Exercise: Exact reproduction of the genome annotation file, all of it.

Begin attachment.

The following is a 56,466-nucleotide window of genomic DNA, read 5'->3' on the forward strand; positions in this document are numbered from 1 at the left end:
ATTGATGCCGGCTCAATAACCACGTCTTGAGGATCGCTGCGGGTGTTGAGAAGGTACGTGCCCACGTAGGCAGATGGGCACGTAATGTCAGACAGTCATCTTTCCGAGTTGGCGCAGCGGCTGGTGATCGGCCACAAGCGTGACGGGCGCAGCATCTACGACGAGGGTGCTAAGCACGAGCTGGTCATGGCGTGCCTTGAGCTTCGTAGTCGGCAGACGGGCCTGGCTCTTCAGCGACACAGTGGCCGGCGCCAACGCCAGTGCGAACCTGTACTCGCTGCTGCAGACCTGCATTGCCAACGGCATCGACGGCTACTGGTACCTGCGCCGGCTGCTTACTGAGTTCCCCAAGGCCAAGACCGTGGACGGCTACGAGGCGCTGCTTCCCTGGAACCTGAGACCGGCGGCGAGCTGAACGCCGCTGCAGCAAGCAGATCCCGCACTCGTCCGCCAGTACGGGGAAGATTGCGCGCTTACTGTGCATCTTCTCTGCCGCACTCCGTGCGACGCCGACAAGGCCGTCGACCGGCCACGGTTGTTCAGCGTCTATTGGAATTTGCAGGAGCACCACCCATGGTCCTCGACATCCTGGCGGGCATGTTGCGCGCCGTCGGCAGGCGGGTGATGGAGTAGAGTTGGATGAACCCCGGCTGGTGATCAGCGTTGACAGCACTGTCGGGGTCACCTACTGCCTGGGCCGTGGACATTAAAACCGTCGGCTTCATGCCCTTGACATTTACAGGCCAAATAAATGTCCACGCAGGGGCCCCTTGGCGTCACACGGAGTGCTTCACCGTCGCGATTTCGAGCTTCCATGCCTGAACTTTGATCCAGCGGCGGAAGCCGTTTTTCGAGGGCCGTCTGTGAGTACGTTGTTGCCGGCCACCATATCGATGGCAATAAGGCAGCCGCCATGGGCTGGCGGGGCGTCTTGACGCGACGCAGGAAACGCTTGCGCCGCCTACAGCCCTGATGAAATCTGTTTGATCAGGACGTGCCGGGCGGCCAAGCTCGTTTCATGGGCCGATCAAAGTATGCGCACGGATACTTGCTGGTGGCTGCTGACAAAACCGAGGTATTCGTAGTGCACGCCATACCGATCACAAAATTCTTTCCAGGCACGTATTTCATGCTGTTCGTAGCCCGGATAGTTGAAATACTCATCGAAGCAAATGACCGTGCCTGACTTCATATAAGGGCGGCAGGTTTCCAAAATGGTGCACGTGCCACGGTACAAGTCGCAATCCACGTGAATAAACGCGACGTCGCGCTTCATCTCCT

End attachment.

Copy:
The following is a 56,466-nucleotide window of genomic DNA, read 5'->3' on the forward strand; positions in this document are numbered from 1 at the left end:
ATTGATGCCGGCTCAATAACCACGTCTTGAGGATCGCTGCGGGTGTTGAGAAGGTACGTGCCCACGTAGGCAGATGGGCACGTAATGTCAGACAGTCATCTTTCCGAGTTGGCGCAGCGGCTGGTGATCGGCCACAAGCGTGACGGGCGCAGCATCTACGACGAGGGTGCTAAGCACGAGCTGGTCATGGCGTGCCTTGAGCTTCGTAGTCGGCAGACGGGCCTGGCTCTTCAGCGACACAGTGGCCGGCGCCAACGCCAGTGCGAACCTGTACTCGCTGCTGCAGACCTGCATTGCCAACGGCATCGACGGCTACTGGTACCTGCGCCGGCTGCTTACTGAGTTCCCCAAGGCCAAGACCGTGGACGGCTACGAGGCGCTGCTTCCCTGGAACCTGAGACCGGCGGCGAGCTGAACGCCGCTGCAGCAAGCAGATCCCGCACTCGTCCGCCAGTACGGGGAAGATTGCGCGCTTACTGTGCATCTTCTCTGCCGCACTCCGTGCGACGCCGACAAGGCCGTCGACCGGCCACGGTTGTTCAGCGTCTATTGGAATTTGCAGGAGCACCACCCATGGTCCTCGACATCCTGGCGGGCATGTTGCGCGCCGTCGGCAGGCGGGTGATGGAGTAGAGTTGGATGAACCCCGGCTGGTGATCAGCGTTGACAGCACTGTCGGGGTCACCTACTGCCTGGGCCGTGGACATTAAAACCGTCGGCTTCATGCCCTTGACATTTACAGGCCAAATAAATGTCCACGCAGGGGCCCCTTGGCGTCACACGGAGTGCTTCACCGTCGCGATTTCGAGCTTCCATGCCTGAACTTTGATCCAGCGGCGGAAGCCGTTTTTCGAGGGCCGTCTGTGAGTACGTTGTTGCCGGCCACCATATCGATGGCAATAAGGCAGCCGCCATGGGCTGGCGGGGCGTCTTGACGCGACGCAGGAAACGCTTGCGCCGCCTACAGCCCTGATGAAATCTGTTTGATCAGGACGTGCCGGGCGGCCAAGCTCGTTTCATGGGCCGATCAAAGTATGCGCACGGATACTTGCTGGTGGCTGCTGACAAAACCGAGGTATTCGTAGTGCACGCCATACCGATCACAAAATTCTTTCCAGGCACGTATTTCATGCTGTTCGTAGCCCGGATAGTTGAAATACTCATCGAAGCAAATGACCGTGCCTGACTTCATATAAGGGCGGCAGGTTTCCAAAATGGTGCACGTGCCACGGTACAAGTCGCAATCCACGTGAATAAACGCGACGTCGCGCTTCATCTCCT